Then he played Johnny Cash’s “Folsom Prison Blues,” a tune that signaled to students it was time to start class.
A service has been held for Dr. Bicknell, who in addition to his wife leaves two sons, Richard of Santa Clara, Calif., and Christopher of Buxton, Maine; a brother, Richard of Port Orange, Fla.; and two grandsons.
In 1972, Governor Francis W. Sargent appointed Dr. Bicknell state commissioner of public health.
Dr. Bicknell soon faced a public health crisis when evidence of the toxic algae known as red tide was found off Cape Ann. He lobbied the governor for an aggressive response even before the final lab results were finished. Fish markets were shut and shellfish stocks were destroyed to protect diners.
The shellfish industry was outraged. The state’s response, however, was credited with keeping the number of injuries low.
About two dozen people became sick from eating clams. Tests eventually confirmed the worst red tide outbreak in state history and shellfish harvesting was shut down from Maine to Long Island Sound.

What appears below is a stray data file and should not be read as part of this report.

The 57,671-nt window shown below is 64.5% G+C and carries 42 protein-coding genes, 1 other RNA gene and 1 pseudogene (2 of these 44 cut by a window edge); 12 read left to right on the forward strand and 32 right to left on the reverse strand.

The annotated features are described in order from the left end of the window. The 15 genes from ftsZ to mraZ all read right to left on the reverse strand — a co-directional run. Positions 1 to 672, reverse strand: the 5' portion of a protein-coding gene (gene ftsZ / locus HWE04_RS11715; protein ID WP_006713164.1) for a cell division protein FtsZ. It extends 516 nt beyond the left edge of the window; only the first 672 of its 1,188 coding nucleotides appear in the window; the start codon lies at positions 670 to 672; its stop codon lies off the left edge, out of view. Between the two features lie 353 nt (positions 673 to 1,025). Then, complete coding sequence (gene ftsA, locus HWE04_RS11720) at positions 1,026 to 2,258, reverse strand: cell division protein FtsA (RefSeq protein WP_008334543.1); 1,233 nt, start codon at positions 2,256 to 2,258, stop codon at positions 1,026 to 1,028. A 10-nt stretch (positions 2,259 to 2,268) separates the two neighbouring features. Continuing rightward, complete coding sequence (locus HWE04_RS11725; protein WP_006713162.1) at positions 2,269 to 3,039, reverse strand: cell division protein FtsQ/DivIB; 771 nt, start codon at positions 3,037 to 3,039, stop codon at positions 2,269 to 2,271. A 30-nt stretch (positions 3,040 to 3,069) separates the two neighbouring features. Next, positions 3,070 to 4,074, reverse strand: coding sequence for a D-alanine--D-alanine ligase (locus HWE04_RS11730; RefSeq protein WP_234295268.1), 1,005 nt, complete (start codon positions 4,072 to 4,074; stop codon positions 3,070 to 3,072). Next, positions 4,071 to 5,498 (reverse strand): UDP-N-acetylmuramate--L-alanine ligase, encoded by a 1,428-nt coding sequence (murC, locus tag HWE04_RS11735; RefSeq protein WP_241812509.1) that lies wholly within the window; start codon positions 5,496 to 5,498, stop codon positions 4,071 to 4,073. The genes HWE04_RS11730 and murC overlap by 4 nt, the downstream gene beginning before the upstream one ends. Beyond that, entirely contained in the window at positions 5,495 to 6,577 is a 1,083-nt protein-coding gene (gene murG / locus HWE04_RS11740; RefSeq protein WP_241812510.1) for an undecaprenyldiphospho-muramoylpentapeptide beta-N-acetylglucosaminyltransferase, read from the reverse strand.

Dr. Bicknell also had served as medical director of health and retirement funds for the United Mine Workers of America and had been acting director of the neighborhood health center program for the US Office of Economic Opportunity.
He joined the BU faculty in 1978 and usually began each semester with dueling interpretations of public health: “The art and science of deciding who dies, when, and with what degree of misery,” versus, “The art and science of deciding who lives a longer, less miserable, happier life.”
In his May lecture, he told a favorite story about retrieving ripe melons nightly from a dumpster near his state offices in the 1970s.
A janitor confronted him and said elderly women in the neighborhood relied on those discarded fruits and vegetables from a nearby fruit stand for their food. From then on, Dr. Bicknell said, he always made a point of remembering “the melon lady.”
“I always think of the melon lady, the person at the table who isn’t there, and she’s my guy when it comes to decision-making,” he said.